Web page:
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The fire moved quickly through the house, a one-story wood-frame structure in a working-class neighborhood of Corsicana, in northeast Texas. Flames spread along the walls, bursting through doorways, blistering paint and tiles and furniture. Smoke pressed against the ceiling, then banked downward, seeping into each room and through crevices in the windows, staining the morning sky.
Buffie Barbee, who was eleven years old and lived two houses down, was playing in her back yard when she smelled the smoke. She ran inside and told her mother, Diane, and they hurried up the street; that’s when they saw the smoldering house and Cameron Todd Willingham standing on the front porch, wearing only a pair of jeans, his chest blackened with soot, his hair and eyelids singed. He was screaming, “My babies are burning up!” His children—Karmon and Kameron, who were one-year-old twin girls, and two-year-old Amber—were trapped inside.
Willingham told the Barbees to call the Fire Department, and while Dia…

International lawyers rush aid for Mary Jane Veloso

Mary Jane Fiesta Veloso. Photo by Suryo Wibowo, AFP
Mary Jane Fiesta Veloso. Photo by Suryo Wibowo, AFP
MANILA - The International Association of Democratic Lawyers (IADL) has asked Indonesian President Joko Widodo to overturn the death sentence of Filipino migrant worker Mary Jane Veloso.

IADL President Jeanne Mirrer urged Widodo to take into account the mitigating factors in Veloso’s case, including reports that she had been deprived of the right to a fair trial and adequate legal representation.

“We are gravely concerned about her case because of the numerous reported violations of the Veloso’s human rights, including the right to a fair trial and due process as guaranteed under both domestic and international law,” Mirrer said in the letter dated April 9, 2015.

“IADL understands that Ms. Veloso was forced by economic circumstance to seek work outside of her country. Her intention was not to smuggle heroin into Indonesia. She only found out that was used to smuggle the contraband after arrival and arrest. Her sole intention was to find employment but fell victim to drug traffickers.

“IADL further understands that Ms. Veloso did not receive sufficient legal services or the right to translators, and had no legal representation at all stages of her trials.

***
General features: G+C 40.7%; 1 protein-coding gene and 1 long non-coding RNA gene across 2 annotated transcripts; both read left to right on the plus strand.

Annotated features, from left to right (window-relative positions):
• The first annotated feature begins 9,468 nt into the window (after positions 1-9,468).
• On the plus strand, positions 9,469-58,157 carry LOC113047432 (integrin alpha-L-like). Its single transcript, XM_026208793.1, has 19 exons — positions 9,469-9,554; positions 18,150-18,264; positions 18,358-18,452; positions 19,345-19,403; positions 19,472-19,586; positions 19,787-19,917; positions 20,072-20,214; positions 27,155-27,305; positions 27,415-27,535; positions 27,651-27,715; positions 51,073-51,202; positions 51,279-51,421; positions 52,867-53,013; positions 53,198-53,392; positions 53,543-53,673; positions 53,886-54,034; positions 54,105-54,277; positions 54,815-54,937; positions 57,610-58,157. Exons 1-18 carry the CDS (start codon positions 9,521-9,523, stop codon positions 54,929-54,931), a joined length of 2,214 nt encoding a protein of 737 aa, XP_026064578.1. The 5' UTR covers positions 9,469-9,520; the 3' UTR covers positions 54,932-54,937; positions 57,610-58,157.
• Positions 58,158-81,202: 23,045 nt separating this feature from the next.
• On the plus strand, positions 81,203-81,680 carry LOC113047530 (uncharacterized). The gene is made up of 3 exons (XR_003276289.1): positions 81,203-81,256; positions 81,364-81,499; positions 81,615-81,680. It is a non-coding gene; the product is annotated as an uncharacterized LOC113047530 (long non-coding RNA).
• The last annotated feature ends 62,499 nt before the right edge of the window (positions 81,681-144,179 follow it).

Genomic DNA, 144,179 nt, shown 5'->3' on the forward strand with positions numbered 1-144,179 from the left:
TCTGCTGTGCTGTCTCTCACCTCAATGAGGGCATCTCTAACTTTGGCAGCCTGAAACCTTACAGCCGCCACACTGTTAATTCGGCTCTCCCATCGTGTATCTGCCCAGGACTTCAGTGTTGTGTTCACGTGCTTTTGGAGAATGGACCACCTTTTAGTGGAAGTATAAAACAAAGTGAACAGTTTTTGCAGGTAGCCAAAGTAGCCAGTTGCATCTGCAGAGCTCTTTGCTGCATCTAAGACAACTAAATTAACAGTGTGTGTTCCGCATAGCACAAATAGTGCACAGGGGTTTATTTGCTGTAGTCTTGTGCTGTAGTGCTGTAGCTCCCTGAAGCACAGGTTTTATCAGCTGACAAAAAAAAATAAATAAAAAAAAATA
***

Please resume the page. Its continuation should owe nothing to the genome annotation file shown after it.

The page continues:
“We hope that the Government of Indonesia and its Courts will carefully consider this letter and other evidence put before it in respect of these violations.”

The lawyers’ group, the first non-government organization accredited by the United Nations, reminded Widodo that execution is “final, irreversible, and engages the most fundamental of all human rights, namely, the right to life.”

It said focusing on the category of the offence rather than the individual circumstances of the offender is “arbitrary, disproportionate and contrary to the basic norms of due process.”

IADL said: “Central to the principle of an individualized sentencing is the consideration of mitigating evidence. The evolving standards concerning the application of the death penalty under Indonesian law, domestic laws of foreign jurisdictions, as well as the practice of international and regional bodies no longer allow for the imposition of a death sentence without consideration of mitigating circumstances.”

MITIGATING CIRCUMSTANCE

IADL’s legal brief, contained in its letter to Widodo, said a mitigating circumstance does not bear on the question of guilt.

It is, however, considered in sentencing to lessen the severity of a penalty, the group emphasized.

“Not to do so would violate an individual’s right to not be arbitrarily deprived of one’s life, to be free from inhuman and degrading punishment, to a fair trial, and to access to justice," the lawyers’ group stressed.

The need for individualized sentencing in every capital case, resulting in a just and proportionate sentence, “is inherent in any functioning criminal justice system,” it added.

“As noted above, Ms. Veloso was forced by economic circumstance to seek work outside of her country. Her intention was not to smuggle heroin into Indonesia. She only found out that was used to smuggle the contraband after arrival and arrest. Her sole intention was to find employment. Ms. Veloso did not receive sufficient legal services or the right to translators, and had no legal representation at all stages of their trials.”

The group also said international human rights bodies and agencies within the UN system see drug-related offences outside the scope of the “most serious crimes” for which the death penalty may be imposed. It cited published positions by the UN Human Rights Committee, the UN Special Rapporteur on Extrajudicial, Summary or Arbitrary Executions, and UN Special Rapporteur on torture and other cruel, inhuman or degrading treatment or punishment.

The letter, dated April 9, followed moves by the National Union of People’s Lawyers (NUPL) of the Philippines to help Veloso’s family seek a new review of her case.


Source: Abs-CbsNews.com, April 10, 2015

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